Through the 1970s and 80s, vinyl was joined by 8 track and cassettes, and the album dominated the industry landscape. Record stores overflowed with commercial behemoths like Pink Floyd’s The Dark Side of the Moon, Fleetwood Mac’s Rumours, Michael Jackson’s Thriller and Dire Straits’ Brothers in Arms. The last of these, perhaps ironically, was the first album ever to sell a million copies on CD and outstrip its vinyl counterpart, marking the shift towards digital that would eventually fuel the album’s decline.
CDs initially drummed up a windfall for record companies, and many music fans repurchased their entire back catalogues. But, ultimately, CDs meant that when internet-capable computers became domestic mainstays, their owners had music collections in digital form, ready to be uploaded and freely swapped online.
By the time a viable commercial alternative arrived – in the form of iTunes – listening patterns had already shifted. Albums were now easy to delineate. Users picked and chose songs to formulate their own playlists, a trend that soared to new heights with streaming services such as Spotify. The old-fashioned “album tracklist” had become entirely domesticated.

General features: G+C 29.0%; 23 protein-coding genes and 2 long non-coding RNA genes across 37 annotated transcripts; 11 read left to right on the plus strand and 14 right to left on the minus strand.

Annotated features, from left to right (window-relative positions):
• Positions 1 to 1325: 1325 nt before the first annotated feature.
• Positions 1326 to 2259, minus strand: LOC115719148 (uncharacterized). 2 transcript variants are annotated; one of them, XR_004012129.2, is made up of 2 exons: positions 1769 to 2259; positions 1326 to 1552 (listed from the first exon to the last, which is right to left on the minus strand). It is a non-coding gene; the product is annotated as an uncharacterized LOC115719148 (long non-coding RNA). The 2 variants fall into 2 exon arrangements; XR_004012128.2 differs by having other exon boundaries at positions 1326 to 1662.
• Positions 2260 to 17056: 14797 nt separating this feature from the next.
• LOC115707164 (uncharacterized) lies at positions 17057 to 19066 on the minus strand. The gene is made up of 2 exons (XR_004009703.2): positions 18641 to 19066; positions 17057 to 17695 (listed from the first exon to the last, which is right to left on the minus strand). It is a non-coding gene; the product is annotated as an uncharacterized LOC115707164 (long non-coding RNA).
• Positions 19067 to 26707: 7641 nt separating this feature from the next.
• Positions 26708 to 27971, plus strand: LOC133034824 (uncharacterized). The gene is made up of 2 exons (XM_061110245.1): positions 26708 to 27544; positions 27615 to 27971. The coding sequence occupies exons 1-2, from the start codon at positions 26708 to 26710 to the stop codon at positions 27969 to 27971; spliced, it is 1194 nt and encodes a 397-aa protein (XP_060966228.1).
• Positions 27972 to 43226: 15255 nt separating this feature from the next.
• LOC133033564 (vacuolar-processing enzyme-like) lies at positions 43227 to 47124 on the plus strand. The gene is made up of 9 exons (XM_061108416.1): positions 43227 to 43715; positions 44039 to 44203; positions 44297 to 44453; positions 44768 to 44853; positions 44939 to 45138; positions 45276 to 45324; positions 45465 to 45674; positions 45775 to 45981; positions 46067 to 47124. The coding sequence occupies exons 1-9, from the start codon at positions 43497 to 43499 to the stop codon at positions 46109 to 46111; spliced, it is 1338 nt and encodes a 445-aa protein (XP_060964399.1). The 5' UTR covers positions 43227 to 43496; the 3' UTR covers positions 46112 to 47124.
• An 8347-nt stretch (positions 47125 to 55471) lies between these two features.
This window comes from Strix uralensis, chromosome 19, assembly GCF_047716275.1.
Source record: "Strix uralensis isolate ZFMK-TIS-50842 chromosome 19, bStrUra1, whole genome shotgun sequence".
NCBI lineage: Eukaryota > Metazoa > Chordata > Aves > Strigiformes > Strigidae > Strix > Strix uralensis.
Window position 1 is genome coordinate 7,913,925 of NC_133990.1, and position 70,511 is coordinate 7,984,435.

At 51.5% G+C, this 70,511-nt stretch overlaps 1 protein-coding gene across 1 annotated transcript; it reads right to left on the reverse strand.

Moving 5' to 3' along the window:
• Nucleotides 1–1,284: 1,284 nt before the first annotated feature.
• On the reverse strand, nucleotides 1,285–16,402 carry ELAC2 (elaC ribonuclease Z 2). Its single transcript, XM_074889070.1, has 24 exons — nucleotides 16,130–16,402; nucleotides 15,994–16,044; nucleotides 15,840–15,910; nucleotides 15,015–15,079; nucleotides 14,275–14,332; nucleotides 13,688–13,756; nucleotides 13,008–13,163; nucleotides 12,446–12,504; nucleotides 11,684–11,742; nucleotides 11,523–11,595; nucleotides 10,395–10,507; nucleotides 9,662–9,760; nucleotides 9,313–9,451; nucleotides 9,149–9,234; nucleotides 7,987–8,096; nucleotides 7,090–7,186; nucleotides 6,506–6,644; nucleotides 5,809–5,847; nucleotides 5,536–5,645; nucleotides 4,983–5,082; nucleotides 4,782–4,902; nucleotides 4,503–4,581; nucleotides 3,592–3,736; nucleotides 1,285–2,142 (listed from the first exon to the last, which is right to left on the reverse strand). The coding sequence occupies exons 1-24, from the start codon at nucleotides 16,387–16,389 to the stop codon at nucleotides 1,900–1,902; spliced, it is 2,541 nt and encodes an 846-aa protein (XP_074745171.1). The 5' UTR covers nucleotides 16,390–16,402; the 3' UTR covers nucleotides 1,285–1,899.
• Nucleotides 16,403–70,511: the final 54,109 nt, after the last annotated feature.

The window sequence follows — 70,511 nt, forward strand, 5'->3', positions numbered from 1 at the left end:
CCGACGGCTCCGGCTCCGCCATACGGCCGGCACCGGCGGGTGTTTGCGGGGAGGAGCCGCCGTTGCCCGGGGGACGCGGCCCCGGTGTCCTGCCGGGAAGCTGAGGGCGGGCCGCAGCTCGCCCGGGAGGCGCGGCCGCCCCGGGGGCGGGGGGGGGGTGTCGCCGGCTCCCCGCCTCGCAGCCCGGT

A cultural reference point
So yes, the album may no longer occupy the centre of the musical economy, but it remains a central idea in popular culture. For generations of listeners and musicians, longer musical forms are now institutionalised, and the album has spent 70 years solidifying its place in our cultural ecology. A flood of books and documentaries have followed alongside, canonising both individual albums and the format as a whole.
Likewise, heritage acts can now base tours entirely on start-to-finish renditions of classic albums, such as Peter Gabriel’s So, Paul Simon’s Graceland and The Miseducation of Lauryn Hill.
With lower revenue from recordings, album royalties aren’t the pension plan they once were, but the broader consecration of popular music as a heartbeat of 20th and 21st century culture extends far beyond the artists themselves. Anniversary coverage has proliferated – 20 years of OK Computer; 30 years of Bad; 70 years of “the album”. And there’s ever-renewed interest in concertising albums whose creators have died or split up – reproducing a classic album live in the same way an orchestra might do with a classical score.
Nor is this mere nostalgia. New acts still celebrate their first album release as a landmark, even if touring is their bread and butter. And established artists still use the form to illustrate creative growth. Beyoncé’s Lemonade, for example, leveraged video streaming platforms and satellite television by marketing itself as a “visual album”.
Notwithstanding a resurgence of vinyl sales, albums are still suffering when compared with streaming, which has steadily ratcheted up the value of individual smash hits. But while some songs end with a sudden cut-off, others slowly and gradually fade away. It’s been a long time since the album was defined solely in economic or physical terms.
Culturally and socially, the album’s carefully choreographed tracklist could run for a good while yet.
Adam Behr is a Lecturer in Popular and Contemporary Music, Newcastle University. This is from The Conversation.